Please use this identifier to cite or link to this item: http://hdl.handle.net/11400/1360
Title: Patient attitude to preimplantation genetic diagnosis and counseling issues
Authors: Γουρουντή, Κλεάνθη
Γλεντής, Σταύρος
Item type: Conference publication
Keywords: Preimplantation genetic diagnosis;Prenatal diagnosis;Counseling;Preimplantation genetic diagnosis--Law and legislation;Preconception care;Προγεννετική διάγνωση;Συμπεριφορά;Νομοθεσία;Attitudes
Subjects: Medicine
Ιατρική
Issue Date: 16-Jul-2014
Sep-2012
Date of availability: 16-Jul-2014
Publisher: Μαρβάκη, Χριστίνα
Abstract: Background: During the last half of the twentieth century, there were a series of advancements in reproductive medicine and genetic testing. Preimplantation genetic diagnosis (PGD) and preimplantation genetic screening (PGS) are the two main methods of preconception genetic testing. The purpose of this article is to present the existing literature regarding the patients’ attitudes towards PGD and to stress the important of genetic and infertility counseling. Methods: The literature concerning the patients’ attitudes towards PGD was reviewed. Relevant studies were identified by searching the following databases: the Cochrane Library, Medline, Embase and PubMed. Results: The patients ‘attitudes towards PGD have been examined in a series of studies. In general the studies that have examined the acceptability of PGD have shown two main points. First, there is overall high general approval of PGD by couples at high risk and of PGS by infertile couples. Second, infertile patients have low concern about the extension of the technology to testing for non-health-related traits like social sexing. It has been also argued that Muslims might reject prenatal diagnosis and termination of pregnancy because of religious reasons. Preimplantation diagnosis may be preferable to prenatal diagnosis for Muslim parents. Conclusion: This review shows that there is a general high approval of PGD by couples at high risk and low concern about the extension of the technology to testing for non-health-related traits. However, there is big debate on the advantages and disadvantages of PGS/PGS in IVF and the international use of PGD varies from explicit legislation with or without restriction to a ‘professional guideline’ approach to legal prohibition through restrictive laws. Therefore, all couples who consider PGD or PGS should first receive genetic and infertility counseling in order to have realistic expectations, understand the advantages and disadvantages, and consider the limitations and the risks of each technique. Countries which offer PGD should also provide training in genetic counseling and/or in reproductive genetic counseling.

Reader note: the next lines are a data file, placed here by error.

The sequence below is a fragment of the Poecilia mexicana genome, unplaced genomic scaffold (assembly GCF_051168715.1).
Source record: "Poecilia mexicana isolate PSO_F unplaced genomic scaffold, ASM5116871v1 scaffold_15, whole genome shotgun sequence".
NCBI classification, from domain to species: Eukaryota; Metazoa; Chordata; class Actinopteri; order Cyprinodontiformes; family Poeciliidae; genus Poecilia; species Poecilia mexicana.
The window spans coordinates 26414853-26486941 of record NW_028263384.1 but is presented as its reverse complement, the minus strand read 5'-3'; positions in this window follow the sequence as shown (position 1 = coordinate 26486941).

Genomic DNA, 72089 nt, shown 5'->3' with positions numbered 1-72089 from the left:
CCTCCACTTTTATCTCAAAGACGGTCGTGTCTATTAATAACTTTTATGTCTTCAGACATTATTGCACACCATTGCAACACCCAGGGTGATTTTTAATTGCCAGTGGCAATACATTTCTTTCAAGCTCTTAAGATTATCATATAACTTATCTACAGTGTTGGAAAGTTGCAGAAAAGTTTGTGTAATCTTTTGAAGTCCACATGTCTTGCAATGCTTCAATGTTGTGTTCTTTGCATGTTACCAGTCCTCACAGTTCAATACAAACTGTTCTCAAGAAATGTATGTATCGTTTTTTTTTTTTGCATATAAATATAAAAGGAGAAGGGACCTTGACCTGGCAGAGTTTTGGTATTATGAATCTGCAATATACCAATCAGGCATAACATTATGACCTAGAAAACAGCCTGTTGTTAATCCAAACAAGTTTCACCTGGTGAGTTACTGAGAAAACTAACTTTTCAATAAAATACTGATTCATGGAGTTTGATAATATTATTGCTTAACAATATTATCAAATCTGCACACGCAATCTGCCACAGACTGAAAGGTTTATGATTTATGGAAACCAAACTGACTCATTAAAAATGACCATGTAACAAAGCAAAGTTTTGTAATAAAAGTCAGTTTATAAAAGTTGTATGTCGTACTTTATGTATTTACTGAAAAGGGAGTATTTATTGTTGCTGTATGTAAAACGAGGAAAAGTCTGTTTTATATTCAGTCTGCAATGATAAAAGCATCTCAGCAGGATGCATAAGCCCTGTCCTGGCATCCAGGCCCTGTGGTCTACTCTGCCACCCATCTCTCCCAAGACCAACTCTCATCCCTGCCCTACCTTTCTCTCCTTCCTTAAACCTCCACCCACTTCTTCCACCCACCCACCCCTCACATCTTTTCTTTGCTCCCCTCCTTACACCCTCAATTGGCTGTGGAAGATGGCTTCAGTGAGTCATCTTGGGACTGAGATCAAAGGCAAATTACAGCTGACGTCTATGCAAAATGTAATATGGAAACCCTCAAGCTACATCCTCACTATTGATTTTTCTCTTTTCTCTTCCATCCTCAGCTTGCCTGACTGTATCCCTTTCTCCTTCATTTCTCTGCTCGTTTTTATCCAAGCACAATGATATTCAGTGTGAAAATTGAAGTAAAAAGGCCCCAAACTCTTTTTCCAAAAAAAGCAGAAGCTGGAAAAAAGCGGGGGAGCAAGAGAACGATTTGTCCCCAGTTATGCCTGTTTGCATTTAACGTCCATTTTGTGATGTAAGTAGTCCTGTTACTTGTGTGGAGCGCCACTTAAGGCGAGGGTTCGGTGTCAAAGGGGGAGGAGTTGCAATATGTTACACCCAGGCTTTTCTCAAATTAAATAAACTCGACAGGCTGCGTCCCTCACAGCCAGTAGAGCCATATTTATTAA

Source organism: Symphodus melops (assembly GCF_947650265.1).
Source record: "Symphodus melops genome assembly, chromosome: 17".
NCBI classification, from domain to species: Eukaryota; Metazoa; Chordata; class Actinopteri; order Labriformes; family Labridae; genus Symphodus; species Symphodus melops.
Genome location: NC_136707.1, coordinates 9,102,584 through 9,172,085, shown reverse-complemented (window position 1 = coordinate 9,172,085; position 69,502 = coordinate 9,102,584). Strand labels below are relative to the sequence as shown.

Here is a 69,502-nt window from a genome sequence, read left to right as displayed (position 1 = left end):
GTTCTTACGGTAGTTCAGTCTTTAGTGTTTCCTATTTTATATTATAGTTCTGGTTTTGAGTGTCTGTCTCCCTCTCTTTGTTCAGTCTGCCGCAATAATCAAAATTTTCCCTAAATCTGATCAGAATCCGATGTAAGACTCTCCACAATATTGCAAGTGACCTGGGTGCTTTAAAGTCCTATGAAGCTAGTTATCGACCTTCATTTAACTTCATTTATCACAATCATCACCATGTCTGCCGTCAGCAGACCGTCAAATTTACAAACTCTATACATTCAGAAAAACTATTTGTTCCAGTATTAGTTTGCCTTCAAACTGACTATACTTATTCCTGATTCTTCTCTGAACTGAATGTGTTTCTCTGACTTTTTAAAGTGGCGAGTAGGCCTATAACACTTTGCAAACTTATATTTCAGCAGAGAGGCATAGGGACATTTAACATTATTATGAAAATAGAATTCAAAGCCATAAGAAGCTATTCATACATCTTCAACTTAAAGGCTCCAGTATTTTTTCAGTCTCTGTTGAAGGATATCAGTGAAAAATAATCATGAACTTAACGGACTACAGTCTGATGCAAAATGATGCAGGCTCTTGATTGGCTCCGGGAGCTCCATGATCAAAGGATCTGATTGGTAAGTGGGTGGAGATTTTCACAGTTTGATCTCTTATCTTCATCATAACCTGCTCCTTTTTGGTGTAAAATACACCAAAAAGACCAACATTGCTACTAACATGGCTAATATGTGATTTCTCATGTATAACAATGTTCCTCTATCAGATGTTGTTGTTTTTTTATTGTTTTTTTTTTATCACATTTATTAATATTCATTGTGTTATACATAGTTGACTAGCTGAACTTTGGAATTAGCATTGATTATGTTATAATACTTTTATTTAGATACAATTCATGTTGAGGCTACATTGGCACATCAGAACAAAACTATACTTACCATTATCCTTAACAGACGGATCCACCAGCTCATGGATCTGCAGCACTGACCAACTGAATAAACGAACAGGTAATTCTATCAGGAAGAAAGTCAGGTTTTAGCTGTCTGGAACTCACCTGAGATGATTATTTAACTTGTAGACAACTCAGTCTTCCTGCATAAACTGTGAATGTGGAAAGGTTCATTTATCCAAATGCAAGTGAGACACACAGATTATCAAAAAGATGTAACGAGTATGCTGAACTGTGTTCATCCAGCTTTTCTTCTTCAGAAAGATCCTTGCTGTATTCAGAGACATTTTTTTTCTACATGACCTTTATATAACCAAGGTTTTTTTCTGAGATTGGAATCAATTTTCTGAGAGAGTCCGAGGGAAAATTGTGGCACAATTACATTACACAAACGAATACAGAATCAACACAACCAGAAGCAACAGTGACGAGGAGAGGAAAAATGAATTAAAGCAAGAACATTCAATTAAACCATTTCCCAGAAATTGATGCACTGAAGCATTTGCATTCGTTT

Description: Review
Language: English
Citation: Gourounti, K., Glentis, S. (2012). Patient attitude to preimplantation genetic diagnosis and counseling issues. "Health Science Journal". 6 (3), 402-17.
Journal: Health Science Journal
Type of Journal: With a review process (peer review)
Access scheme: Publicly accessible
License: Αναφορά Δημιουργού-Μη Εμπορική Χρήση-Όχι Παράγωγα Έργα 3.0 Ηνωμένες Πολιτείες
URI: http://hdl.handle.net/11400/1360
Appears in Collections:Τόμος 6, τεύχος 3 (Ιουλ. - Σεπ. 2012)

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